Bridging the Industry with Digna M. Kolar

Advisory Services answers recent client questions about hotel revenue management

Digna M. Kolar, IDeaS senior advisor, ponders what it means to be a good revenue manager today…and tomorrow.  Click to Tweet | IDeaS Twitter

What makes a good revenue manager today?

To try to answer that, first I must think about how to define revenue management. Also, how has it changed, and how will it continue to change? Because the qualities that make someone a good revenue manager today may not be good enough tomorrow.

You can find quite a few definitions of revenue management, but my best friend Wikipedia says, “Revenue management is the application of disciplined analytics that predict consumer behavior at the micro-market level and optimize product availability and price to maximize revenue growth.”

Maybe a bit generic, but it fits the way most industries utilize revenue management today; however, as the environment of those industries changes rapidly, many revenue managers are struggling to keep up.

If you think about the different modern consumer behaviors we see, thanks to technology and other factors, we are faced with way more trends than ever before impacting how a person makes a decision, making it harder for an organization to maximize revenue growth and remain competitive.

So, going back to what makes a good revenue manager today, and assuming this person has access to the latest revenue management technology, she or he should be a strong leader with a clear, innovative vision able to see beyond data and trends. They should also be highly adaptable.

A good revenue manager must lead their organization to sell to the “right” customer, not only of today, but also of tomorrow. They need to anticipate what products this customer will want to buy now, and in the future, and ensure they are offered not only at the right time, but also in the right manner and at the right price.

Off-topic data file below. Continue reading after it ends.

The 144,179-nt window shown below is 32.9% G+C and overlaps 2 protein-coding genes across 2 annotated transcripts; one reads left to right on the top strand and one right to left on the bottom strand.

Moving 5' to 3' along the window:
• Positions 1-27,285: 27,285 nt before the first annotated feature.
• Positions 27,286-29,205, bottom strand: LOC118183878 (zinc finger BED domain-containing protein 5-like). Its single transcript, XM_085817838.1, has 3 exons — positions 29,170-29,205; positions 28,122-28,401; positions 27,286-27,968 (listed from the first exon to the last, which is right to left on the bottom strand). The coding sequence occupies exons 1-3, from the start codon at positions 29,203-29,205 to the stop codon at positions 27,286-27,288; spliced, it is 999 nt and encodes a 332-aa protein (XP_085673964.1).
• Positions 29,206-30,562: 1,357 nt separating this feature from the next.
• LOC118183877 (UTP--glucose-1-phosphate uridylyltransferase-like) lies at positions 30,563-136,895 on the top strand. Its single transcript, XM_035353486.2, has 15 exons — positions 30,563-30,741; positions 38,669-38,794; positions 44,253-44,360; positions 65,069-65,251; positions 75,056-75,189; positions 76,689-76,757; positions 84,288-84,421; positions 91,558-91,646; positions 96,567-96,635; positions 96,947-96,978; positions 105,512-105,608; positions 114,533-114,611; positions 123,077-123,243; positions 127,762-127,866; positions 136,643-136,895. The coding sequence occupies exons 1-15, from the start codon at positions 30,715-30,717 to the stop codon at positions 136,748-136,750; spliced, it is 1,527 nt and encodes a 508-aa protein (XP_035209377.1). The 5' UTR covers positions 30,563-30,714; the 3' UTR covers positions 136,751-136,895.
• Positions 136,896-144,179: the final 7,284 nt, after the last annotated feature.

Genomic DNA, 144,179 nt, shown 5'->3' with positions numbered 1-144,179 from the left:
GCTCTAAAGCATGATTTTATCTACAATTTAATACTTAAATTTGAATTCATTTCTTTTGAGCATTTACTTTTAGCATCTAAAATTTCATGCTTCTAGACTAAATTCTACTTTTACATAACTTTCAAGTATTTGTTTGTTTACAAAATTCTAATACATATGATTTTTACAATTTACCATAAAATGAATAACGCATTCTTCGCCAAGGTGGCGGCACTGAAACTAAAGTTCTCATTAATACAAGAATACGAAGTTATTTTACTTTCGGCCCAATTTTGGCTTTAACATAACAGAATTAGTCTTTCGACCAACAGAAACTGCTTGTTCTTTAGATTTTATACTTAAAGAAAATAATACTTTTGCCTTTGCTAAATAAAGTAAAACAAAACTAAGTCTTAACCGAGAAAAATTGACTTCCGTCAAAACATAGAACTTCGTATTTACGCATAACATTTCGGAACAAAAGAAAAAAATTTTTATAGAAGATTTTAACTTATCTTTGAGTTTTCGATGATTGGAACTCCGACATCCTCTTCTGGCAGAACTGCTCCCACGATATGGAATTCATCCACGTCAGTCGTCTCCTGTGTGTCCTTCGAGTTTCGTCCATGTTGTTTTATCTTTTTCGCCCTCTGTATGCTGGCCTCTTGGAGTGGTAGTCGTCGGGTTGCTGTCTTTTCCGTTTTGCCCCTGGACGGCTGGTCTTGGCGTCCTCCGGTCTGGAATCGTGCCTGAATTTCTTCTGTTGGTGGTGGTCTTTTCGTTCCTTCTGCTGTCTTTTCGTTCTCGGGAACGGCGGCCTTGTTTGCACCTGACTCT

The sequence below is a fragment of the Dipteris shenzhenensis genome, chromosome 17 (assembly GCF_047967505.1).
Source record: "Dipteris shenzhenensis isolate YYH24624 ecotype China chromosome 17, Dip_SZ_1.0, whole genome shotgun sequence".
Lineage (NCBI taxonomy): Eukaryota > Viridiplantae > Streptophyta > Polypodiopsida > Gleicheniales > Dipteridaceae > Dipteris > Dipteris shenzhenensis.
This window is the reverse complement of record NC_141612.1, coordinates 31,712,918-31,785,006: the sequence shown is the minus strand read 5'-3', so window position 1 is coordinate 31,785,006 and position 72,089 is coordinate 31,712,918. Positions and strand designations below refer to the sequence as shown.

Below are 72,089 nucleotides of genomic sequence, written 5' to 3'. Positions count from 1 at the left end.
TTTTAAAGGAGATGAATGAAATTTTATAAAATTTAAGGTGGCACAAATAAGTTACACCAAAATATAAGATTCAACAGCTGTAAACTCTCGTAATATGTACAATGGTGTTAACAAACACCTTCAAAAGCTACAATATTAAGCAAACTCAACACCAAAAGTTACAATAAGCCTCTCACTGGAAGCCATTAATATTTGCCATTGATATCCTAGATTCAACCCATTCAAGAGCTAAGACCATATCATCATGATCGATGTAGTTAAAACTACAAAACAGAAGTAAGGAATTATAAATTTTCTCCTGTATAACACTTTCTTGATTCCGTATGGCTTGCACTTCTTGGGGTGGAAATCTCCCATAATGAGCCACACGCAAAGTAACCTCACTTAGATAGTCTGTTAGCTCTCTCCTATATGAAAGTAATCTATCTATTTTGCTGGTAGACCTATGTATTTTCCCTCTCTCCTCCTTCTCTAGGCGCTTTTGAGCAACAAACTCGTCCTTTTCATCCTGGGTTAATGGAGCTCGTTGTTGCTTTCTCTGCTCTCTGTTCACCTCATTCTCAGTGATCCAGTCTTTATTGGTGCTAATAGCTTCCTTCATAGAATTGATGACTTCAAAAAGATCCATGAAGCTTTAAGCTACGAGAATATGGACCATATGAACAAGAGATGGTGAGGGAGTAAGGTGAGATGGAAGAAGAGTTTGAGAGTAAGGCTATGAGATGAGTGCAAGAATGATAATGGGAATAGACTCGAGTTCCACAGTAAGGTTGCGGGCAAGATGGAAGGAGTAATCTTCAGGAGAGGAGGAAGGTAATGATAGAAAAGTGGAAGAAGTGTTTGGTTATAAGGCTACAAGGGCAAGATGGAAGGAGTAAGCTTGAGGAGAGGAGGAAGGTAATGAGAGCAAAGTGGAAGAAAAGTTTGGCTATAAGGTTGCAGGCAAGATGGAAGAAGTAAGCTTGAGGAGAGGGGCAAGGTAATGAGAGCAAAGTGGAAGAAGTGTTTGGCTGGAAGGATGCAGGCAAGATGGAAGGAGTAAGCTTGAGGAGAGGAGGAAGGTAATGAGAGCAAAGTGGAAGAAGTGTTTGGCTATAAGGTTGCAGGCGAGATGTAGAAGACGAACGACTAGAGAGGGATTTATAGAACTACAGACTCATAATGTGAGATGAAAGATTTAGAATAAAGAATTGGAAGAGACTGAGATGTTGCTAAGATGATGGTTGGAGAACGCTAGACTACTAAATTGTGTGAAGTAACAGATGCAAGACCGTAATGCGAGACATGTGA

But how does a revenue manager determine what is “right,” both for today and tomorrow? A proactive approach to all the synergies impacting their environment, directly and indirectly, is critical. Being aware of all the factors impacting how their current customers make a decision will help determine how best to influence them.

I wish I could tell you exactly how the roles and responsibilities of the revenue manager of tomorrow will be different. It’s possible we will no longer even call these people “revenue managers.” We tend to associate a job title with a specific, unchanging description, but as technology continues to alter the world we live in, people have to accept that our job duties must evolve as well to support this new technology and adapt to a our new environment, whatever that may be.


Hey, don’t leave now—the fun is just beginning. Here are more industry insights making the rounds this week:

Digna Martinez Kolar

Senior Advisor at IDeaS Revenue Solutions

Working intimately with hotels all over the world, Digna Martinez boasts a strong global background in hotel operations, revenue management, consulting and strategic pricing. As the senior advisor at IDeaS Revenue Solutions, Digna leads advisory services initiatives for the Americas region, assisting hospitality companies of all sizes to build and enhance their total revenue performance and price optimization capabilities.

Prior to joining the IDeaS global team, Digna spent 11 years in leadership roles at InterContinental Hotels Group (IHG). Her roles with IHG previously included the regional head of revenue management for Japan, Korea, the Middle East & Africa, as well as the global pricing implementation & business integration manager.

Holding deep expertise in the deployment and structuring of pricing and revenue management processes, Digna helps clients build sustainable revenue management cultures in multi-cultural and diverse organizational environments.

Digna holds an MBA in Hospitality Management IMHI, a joint program of Cornell University and ESSEC. She currently lives in sunny California with her husband

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